Nur ein Gott kann uns jetzt retten.
—MARTIN HEIDEGGER, Der Spiegel
Thank God for my brothers in the NBA.
—CORNEL WEST to Anderson Cooper, August 27, 2020
TODAY, MY SON, EVERYTHING CHANGES. Today, August 27th, 2020, everything changes. It changes because a black man walked into an NBA locker room. He had his mind made up. He had decided that he would not do something. He would not do the very thing he was expected to do, something he was paid to do. The thing that everyone in the locker room was about to do. He would not play basketball.
I cannot recall how many times I have said to myself that everything is going to change. Too often in the past I have been disappointed by my own prognostications, swept along, wrongly, on a tide called “optimism.” (And not, I admit, optimism of the Gramscian variety—“pessimism of the intellect, optimism of the will.” The result, maybe, of too much Antonio Gramsci and not enough of Friedrich Nietzsche’s Zarathustra.) I have subscribed to the belief, misbegotten or not, that tomorrow will, inevitably, through the inexorable force that is history, be better; tomorrow will be markedly different for black life in America than it was yesterday. Nonetheless, today I find myself—once more, as I have for most of my life—marveling, I use the word reluctantly, but I marvel at the power of sport. Once more I stand moved, touched, amazed at the power of athletes to commit themselves to changing our world.
So, while I do my best to eschew optimism, it is my duty to record, as a lifelong student and fan of sport, how professional black athletes, in the spirit of James Baldwin’s imploring black Americans to take responsibility for their white counterparts, are making their voices heard. How professional black athletes are trying to save black lives from brutal white American violence. I do not know what the effects of the athletes’ actions will be. I expect that it will be, as these things are, complicated. Uneven. A sprig of hope here, a dollop or three of disappointment there. I am trying to understand, maybe even to anticipate, how this all turns out. If it sounds, then, as though I am vacillating, then it is not because I am hedging my bets, as a good Gramscian might do—you know, “optimism of the will,” that kind of thing—but because I am doing my best to sift through the possibilities. In preparation, and one can never be fully prepared, for what might eventuate, preparation foreshadowed by possibility and uncertainty, finding myself equally in the throes of profound foreboding and the sense that now, as is surely clear to you, is the moment to go all in on utopia.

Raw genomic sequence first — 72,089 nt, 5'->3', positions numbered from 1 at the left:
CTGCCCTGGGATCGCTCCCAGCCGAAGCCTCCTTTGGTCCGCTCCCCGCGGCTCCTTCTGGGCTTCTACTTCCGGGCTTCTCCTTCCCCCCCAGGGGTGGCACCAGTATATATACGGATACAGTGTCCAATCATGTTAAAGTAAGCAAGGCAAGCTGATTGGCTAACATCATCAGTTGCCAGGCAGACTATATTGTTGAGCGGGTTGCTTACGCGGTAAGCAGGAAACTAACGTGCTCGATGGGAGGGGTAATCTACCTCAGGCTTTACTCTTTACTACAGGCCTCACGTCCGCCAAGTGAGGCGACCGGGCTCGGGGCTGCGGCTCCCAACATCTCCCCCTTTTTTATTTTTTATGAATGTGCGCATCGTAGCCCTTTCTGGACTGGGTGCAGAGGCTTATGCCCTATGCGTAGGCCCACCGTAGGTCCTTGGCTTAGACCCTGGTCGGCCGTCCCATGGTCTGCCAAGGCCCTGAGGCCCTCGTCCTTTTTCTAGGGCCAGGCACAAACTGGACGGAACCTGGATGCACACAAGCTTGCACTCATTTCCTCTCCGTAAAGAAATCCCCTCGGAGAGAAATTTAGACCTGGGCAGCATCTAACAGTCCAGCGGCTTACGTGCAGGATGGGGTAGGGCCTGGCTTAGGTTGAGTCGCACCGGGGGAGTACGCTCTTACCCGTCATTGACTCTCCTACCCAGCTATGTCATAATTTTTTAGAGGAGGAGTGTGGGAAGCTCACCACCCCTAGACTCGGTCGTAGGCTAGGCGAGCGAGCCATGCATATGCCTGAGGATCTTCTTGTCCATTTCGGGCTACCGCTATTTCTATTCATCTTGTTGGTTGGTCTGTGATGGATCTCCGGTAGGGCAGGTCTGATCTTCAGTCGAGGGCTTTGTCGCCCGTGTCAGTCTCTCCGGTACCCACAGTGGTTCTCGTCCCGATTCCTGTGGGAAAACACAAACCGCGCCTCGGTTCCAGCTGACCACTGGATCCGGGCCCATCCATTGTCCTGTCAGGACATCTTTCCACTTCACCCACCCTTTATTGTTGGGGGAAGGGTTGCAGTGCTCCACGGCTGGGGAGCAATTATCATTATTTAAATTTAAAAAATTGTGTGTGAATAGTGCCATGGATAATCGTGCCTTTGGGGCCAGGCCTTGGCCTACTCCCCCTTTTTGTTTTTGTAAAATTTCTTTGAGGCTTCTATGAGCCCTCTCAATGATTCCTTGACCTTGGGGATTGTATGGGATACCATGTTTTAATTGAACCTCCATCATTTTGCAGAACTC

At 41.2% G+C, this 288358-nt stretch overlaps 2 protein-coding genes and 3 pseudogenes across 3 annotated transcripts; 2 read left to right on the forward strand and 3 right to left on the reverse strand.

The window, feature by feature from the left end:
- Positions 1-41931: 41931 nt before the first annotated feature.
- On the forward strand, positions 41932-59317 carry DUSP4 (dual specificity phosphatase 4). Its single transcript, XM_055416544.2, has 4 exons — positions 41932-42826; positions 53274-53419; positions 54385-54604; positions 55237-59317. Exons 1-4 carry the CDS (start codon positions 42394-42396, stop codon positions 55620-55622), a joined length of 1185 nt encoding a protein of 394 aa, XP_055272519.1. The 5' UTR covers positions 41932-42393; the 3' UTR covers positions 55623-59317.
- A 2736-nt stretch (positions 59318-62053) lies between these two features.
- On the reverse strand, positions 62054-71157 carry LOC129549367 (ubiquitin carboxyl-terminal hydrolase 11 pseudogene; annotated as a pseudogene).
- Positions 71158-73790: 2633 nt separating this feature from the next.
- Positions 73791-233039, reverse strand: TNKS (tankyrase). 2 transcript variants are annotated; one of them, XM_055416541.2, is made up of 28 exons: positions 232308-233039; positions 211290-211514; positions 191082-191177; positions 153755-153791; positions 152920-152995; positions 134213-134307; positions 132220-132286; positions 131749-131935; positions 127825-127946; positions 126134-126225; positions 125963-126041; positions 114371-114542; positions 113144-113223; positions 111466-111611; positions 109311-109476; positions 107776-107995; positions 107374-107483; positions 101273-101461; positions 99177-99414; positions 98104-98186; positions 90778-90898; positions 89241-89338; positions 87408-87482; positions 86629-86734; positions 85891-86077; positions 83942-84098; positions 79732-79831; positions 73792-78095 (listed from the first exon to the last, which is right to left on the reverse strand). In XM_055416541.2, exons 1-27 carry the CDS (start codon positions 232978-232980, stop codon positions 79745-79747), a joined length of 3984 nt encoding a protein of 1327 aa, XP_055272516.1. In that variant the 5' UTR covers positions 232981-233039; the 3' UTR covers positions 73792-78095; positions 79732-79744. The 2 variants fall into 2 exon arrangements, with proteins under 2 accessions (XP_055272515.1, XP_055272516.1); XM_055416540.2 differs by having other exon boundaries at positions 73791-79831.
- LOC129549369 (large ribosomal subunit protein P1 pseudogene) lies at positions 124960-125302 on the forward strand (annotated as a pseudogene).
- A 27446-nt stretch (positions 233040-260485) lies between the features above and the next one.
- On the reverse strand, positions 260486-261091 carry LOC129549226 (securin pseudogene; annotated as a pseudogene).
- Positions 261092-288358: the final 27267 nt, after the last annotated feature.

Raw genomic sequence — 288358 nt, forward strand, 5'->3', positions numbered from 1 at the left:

I write to you Ezra in no small measure because your mother and I are watching your love for basketball grow. We watched your first game, in the fall of 2019, without expectation, just happy to see you take up a team sport. But you, you had other plans. You blossomed. You went from playing for your proudly uncompetitive school team—so entrenched in the feel-good culture of crunchy-granola Ithaca—to being recruited to the Wolf Pack, the best team in our immediate area; after which you were asked to join another (travel) team, the Binghamton Bulldogs. In Ithaca, the Wolf Pack is the most elite team, and your coach, R., who combines keen instruction with his deep, smiling, love for the game, is outstanding. The difference, my son, between a good coach and an exceptional one is, it turns out, rather simple. A good coach helps you become the best player you imagine yourself capable of becoming. An exceptional coach presents you with a vision of yourself beyond your own imagining. R. is undoubtedly an exceptional coach. He saw from the very time he watched you play (way back in 2019), and continues to see, potential in you that he draws out, that he nurtures into being.